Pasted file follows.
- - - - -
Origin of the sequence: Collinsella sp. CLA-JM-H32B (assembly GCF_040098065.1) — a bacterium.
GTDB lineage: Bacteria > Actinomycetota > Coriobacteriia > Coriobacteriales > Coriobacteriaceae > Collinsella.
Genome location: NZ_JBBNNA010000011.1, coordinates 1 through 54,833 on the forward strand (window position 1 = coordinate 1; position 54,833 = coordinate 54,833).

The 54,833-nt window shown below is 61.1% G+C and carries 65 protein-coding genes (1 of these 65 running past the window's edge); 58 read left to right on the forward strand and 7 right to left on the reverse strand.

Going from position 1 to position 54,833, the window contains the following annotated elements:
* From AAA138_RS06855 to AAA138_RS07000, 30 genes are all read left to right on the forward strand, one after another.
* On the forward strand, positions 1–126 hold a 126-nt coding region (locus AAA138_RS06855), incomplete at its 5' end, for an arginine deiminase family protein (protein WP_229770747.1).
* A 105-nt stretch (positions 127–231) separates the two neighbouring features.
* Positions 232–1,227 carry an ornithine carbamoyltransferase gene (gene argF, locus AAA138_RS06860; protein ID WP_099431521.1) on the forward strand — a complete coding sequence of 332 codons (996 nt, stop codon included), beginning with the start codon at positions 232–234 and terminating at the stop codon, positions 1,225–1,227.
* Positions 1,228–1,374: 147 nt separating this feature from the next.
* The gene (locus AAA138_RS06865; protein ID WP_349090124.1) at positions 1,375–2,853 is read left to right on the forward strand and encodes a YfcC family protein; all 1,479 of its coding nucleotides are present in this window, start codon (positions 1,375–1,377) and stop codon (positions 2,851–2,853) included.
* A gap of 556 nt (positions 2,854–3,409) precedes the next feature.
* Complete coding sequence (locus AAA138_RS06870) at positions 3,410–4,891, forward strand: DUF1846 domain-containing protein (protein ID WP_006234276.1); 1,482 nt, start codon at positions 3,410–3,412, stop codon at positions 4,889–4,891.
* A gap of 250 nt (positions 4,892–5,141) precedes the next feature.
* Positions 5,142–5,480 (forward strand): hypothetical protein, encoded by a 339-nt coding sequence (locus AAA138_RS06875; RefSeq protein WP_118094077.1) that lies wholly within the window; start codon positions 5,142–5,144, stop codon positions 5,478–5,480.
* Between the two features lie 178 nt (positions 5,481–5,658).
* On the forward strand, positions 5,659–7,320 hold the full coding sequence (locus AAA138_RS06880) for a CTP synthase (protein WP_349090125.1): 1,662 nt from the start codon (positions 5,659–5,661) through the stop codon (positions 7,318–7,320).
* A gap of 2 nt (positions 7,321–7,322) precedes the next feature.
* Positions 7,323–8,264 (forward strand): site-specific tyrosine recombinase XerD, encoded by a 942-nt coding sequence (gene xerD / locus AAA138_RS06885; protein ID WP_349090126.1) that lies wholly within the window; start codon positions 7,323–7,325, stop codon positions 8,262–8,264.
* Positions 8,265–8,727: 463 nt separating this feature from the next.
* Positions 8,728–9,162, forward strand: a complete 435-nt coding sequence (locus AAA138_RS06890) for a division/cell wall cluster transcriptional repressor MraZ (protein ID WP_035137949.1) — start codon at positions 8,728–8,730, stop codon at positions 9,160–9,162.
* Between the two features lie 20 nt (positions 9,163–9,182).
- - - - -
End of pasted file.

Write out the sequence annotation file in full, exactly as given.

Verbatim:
Origin of the sequence: Collinsella sp. CLA-JM-H32B (assembly GCF_040098065.1) — a bacterium.
GTDB lineage: Bacteria > Actinomycetota > Coriobacteriia > Coriobacteriales > Coriobacteriaceae > Collinsella.
Genome location: NZ_JBBNNA010000011.1, coordinates 1 through 54,833 on the forward strand (window position 1 = coordinate 1; position 54,833 = coordinate 54,833).

The 54,833-nt window shown below is 61.1% G+C and carries 65 protein-coding genes (1 of these 65 running past the window's edge); 58 read left to right on the forward strand and 7 right to left on the reverse strand.

Going from position 1 to position 54,833, the window contains the following annotated elements:
* From AAA138_RS06855 to AAA138_RS07000, 30 genes are all read left to right on the forward strand, one after another.
* On the forward strand, positions 1–126 hold a 126-nt coding region (locus AAA138_RS06855), incomplete at its 5' end, for an arginine deiminase family protein (protein WP_229770747.1).
* A 105-nt stretch (positions 127–231) separates the two neighbouring features.
* Positions 232–1,227 carry an ornithine carbamoyltransferase gene (gene argF, locus AAA138_RS06860; protein ID WP_099431521.1) on the forward strand — a complete coding sequence of 332 codons (996 nt, stop codon included), beginning with the start codon at positions 232–234 and terminating at the stop codon, positions 1,225–1,227.
* Positions 1,228–1,374: 147 nt separating this feature from the next.
* The gene (locus AAA138_RS06865; protein ID WP_349090124.1) at positions 1,375–2,853 is read left to right on the forward strand and encodes a YfcC family protein; all 1,479 of its coding nucleotides are present in this window, start codon (positions 1,375–1,377) and stop codon (positions 2,851–2,853) included.
* A gap of 556 nt (positions 2,854–3,409) precedes the next feature.
* Complete coding sequence (locus AAA138_RS06870) at positions 3,410–4,891, forward strand: DUF1846 domain-containing protein (protein ID WP_006234276.1); 1,482 nt, start codon at positions 3,410–3,412, stop codon at positions 4,889–4,891.
* A gap of 250 nt (positions 4,892–5,141) precedes the next feature.
* Positions 5,142–5,480 (forward strand): hypothetical protein, encoded by a 339-nt coding sequence (locus AAA138_RS06875; RefSeq protein WP_118094077.1) that lies wholly within the window; start codon positions 5,142–5,144, stop codon positions 5,478–5,480.
* Between the two features lie 178 nt (positions 5,481–5,658).
* On the forward strand, positions 5,659–7,320 hold the full coding sequence (locus AAA138_RS06880) for a CTP synthase (protein WP_349090125.1): 1,662 nt from the start codon (positions 5,659–5,661) through the stop codon (positions 7,318–7,320).
* A gap of 2 nt (positions 7,321–7,322) precedes the next feature.
* Positions 7,323–8,264 (forward strand): site-specific tyrosine recombinase XerD, encoded by a 942-nt coding sequence (gene xerD / locus AAA138_RS06885; protein ID WP_349090126.1) that lies wholly within the window; start codon positions 7,323–7,325, stop codon positions 8,262–8,264.
* Positions 8,265–8,727: 463 nt separating this feature from the next.
* Positions 8,728–9,162, forward strand: a complete 435-nt coding sequence (locus AAA138_RS06890) for a division/cell wall cluster transcriptional repressor MraZ (protein ID WP_035137949.1) — start codon at positions 8,728–8,730, stop codon at positions 9,160–9,162.
* Between the two features lie 20 nt (positions 9,163–9,182).